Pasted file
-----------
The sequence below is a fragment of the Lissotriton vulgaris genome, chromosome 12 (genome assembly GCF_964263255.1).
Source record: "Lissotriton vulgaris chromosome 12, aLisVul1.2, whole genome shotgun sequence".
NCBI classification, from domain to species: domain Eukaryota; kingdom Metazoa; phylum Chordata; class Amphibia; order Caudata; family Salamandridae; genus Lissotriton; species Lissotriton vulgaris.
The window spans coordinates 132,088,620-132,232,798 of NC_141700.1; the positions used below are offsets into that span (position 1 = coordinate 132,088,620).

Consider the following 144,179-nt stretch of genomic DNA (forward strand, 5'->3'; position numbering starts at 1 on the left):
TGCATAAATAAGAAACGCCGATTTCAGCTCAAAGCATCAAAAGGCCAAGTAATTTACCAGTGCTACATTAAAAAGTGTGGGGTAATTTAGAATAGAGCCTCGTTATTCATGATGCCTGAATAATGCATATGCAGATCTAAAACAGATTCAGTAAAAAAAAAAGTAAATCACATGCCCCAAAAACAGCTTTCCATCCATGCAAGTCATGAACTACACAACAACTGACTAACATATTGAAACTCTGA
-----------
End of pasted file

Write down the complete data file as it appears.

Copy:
The sequence below is a fragment of the Lissotriton vulgaris genome, chromosome 12 (genome assembly GCF_964263255.1).
Source record: "Lissotriton vulgaris chromosome 12, aLisVul1.2, whole genome shotgun sequence".
NCBI classification, from domain to species: domain Eukaryota; kingdom Metazoa; phylum Chordata; class Amphibia; order Caudata; family Salamandridae; genus Lissotriton; species Lissotriton vulgaris.
The window spans coordinates 132,088,620-132,232,798 of NC_141700.1; the positions used below are offsets into that span (position 1 = coordinate 132,088,620).

Consider the following 144,179-nt stretch of genomic DNA (forward strand, 5'->3'; position numbering starts at 1 on the left):
TGCATAAATAAGAAACGCCGATTTCAGCTCAAAGCATCAAAAGGCCAAGTAATTTACCAGTGCTACATTAAAAAGTGTGGGGTAATTTAGAATAGAGCCTCGTTATTCATGATGCCTGAATAATGCATATGCAGATCTAAAACAGATTCAGTAAAAAAAAAAGTAAATCACATGCCCCAAAAACAGCTTTCCATCCATGCAAGTCATGAACTACACAACAACTGACTAACATATTGAAACTCTGA